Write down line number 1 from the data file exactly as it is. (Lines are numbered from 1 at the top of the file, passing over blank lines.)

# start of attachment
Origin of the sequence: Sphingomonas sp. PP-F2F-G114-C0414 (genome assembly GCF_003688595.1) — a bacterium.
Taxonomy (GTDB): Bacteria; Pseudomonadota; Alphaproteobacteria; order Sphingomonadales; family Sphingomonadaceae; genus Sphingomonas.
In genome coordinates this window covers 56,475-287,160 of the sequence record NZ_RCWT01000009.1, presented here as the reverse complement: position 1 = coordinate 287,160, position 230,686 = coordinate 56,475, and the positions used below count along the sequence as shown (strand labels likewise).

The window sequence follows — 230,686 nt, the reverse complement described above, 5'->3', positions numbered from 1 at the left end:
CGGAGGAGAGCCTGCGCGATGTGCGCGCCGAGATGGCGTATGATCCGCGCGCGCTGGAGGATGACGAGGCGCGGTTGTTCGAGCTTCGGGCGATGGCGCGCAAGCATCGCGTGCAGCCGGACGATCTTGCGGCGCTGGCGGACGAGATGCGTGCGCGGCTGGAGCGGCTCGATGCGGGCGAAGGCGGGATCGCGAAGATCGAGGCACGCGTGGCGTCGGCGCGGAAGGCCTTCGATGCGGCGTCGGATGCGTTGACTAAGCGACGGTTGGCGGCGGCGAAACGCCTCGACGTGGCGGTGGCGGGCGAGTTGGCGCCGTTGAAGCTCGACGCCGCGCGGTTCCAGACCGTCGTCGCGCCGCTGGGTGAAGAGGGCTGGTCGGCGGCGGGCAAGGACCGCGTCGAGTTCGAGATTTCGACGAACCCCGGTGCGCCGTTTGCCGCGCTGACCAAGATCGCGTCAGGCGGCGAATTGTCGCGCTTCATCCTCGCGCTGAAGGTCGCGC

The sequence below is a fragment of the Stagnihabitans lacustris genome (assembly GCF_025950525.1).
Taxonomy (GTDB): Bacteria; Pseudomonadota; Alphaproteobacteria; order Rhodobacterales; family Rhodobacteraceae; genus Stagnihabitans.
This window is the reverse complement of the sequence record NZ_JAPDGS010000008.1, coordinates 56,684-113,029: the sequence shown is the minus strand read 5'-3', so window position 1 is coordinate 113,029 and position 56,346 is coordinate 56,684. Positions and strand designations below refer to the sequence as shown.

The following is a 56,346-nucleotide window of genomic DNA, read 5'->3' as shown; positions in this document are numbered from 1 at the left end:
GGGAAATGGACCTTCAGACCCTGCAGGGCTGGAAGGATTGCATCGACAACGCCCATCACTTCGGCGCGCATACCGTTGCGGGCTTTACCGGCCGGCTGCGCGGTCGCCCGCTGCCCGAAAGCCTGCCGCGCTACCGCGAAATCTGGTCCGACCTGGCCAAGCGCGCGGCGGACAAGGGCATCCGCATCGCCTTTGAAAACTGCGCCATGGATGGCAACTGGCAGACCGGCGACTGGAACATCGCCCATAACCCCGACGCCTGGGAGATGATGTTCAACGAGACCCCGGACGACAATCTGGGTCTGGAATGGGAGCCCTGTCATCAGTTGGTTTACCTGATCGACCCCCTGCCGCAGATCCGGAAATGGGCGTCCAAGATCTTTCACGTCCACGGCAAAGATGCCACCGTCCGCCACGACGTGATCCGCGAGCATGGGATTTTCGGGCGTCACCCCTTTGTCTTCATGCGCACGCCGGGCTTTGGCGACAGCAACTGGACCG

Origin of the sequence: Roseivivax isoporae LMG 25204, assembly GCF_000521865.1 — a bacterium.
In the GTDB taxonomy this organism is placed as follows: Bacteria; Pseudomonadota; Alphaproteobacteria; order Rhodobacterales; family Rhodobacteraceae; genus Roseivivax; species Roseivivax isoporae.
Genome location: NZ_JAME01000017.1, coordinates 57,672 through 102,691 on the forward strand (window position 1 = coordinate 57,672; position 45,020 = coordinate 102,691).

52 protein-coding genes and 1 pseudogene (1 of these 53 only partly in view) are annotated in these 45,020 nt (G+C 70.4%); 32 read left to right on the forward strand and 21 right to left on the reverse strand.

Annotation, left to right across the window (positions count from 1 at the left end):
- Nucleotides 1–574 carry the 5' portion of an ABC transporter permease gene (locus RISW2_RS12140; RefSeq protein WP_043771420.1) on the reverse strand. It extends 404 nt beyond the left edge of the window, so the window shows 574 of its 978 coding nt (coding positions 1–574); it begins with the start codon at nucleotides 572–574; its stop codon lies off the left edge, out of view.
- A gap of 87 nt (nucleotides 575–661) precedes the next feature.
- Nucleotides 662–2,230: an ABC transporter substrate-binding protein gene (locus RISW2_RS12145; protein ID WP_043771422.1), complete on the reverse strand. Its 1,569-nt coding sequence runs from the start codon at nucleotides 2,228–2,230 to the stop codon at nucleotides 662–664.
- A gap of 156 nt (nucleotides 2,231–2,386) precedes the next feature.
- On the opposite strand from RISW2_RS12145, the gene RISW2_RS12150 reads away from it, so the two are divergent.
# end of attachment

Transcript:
Origin of the sequence: Sphingomonas sp. PP-F2F-G114-C0414 (genome assembly GCF_003688595.1) — a bacterium.